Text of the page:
“If rent is not paid within 15 days of the original due date, the Tenant is in breach of the agreement and must leave the Premises and forfeit the deposit. The Tenant shall allow the Landlord to take over the leased condominium unit, even if it is locked or the entrance and exit are obstructed.”

By putting in place these formal rules, the tenant is aware of the conditions of their lease before and are less-likely to be late on rental payments.

However, Late Rental Payments can happen from time-to-time and as a Landlord it is always important to remain understanding and “human”. Personal emergencies, holidays or just an overload of work are some of the many reasons an absent-minded tenant can miss their rent.

Very often, late payment can be solved by gently reminding the tenant that their monthly rent is overdue!

3. Difficult Tenants and Evictions

Most standard rental contracts will offer a 5-days grace period, for example if rent is due on the 1st a renter would have up to the 5th day of the month to settle his rent. This arrangement usually provides ample time for the tenant to prepare payment.

However, it is important to carefully monitor the situation; the security deposit protecting the landlord is usually 1-or-2 Months of rent, leaving only a small margin for error. Over-and-above the 5-days, a “reminder” in writing (Preferably via email) should be sent out.

Efforts to try and reach out via messaging app or calls to the tenant requesting updates on the situation needs to be made.

If after the 10th day there is still no movement, another formal reminder needs to be served in writing, this time via email and post (Formal letter to rental property). This reminder should include a warning that the lease will be terminated if the tenant fails to pay the rent immediately. It is good practice, to update Building Management and to request their assistance to deliver the physical letter to the letter box of the tenant.

On the 12/13th day of non-payment, the landlord will have to move fast and make last attempts to try and contact the tenant requesting immediate payment. This time reminders should be harsher while remaining courteous, giving a fixed deadline before confirming termination of the lease.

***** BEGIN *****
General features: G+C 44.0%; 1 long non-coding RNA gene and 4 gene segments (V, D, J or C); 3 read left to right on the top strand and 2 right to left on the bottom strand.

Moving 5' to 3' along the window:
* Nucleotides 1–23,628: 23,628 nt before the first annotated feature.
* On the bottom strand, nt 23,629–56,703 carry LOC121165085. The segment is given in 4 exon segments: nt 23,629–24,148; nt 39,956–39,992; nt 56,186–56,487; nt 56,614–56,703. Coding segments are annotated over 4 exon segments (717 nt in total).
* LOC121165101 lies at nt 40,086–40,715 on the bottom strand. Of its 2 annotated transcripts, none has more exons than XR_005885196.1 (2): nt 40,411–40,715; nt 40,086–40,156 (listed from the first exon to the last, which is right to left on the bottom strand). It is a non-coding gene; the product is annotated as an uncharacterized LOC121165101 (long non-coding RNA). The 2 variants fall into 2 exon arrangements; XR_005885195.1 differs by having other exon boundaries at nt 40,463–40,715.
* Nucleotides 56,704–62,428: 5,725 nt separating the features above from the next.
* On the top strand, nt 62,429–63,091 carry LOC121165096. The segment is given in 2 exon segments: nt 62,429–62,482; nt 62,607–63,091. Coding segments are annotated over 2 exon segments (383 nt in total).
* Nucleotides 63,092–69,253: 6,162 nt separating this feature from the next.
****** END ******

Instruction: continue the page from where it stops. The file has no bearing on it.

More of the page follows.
Finally on the 14th/15th day, an ultimatum should be brought forward warning that water will be cut-off and access to building removed.

Some quick tips:

– Water supply can usually be stopped by the Building’s Management upon request.

– Remove access and cut utilities as a last resort, usually it is best to use the threat as a deterrent to further escalation.
It is important for the landlord to ensure there is proof that efforts were made to contact the tenant and seek resolution, throughout the eviction process.

Staying Flexible while Staying Firm

The last stage of eviction can be a stressful situation for all parties involved. Despite being wronged, landlords should always aim to remain respectful and courteous.

Ensuring they keep a balanced mindset, both ready to compromise while remaining firm on termination of the lease if situation continues. It is always more useful to maintain a conciliatory tone, offering to allow the tenant move-on without penalty (Providing the property and its interiors are in good condition).

Compromise is always the key to mitigating damages and allowing all parties to get on with their lives!

*Legal Disclaimer: As mentioned above, Fresh Property is not a Law Firm and if you are a Landlord or Tenant facing the late payment or eviction process, it is best to consult with a professional legal expert.

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The Editorial Team is made up of Property Professionals with years of experience in the Bangkok Property Industry. Articles and reports are drafted using first-hand experience and local expertise!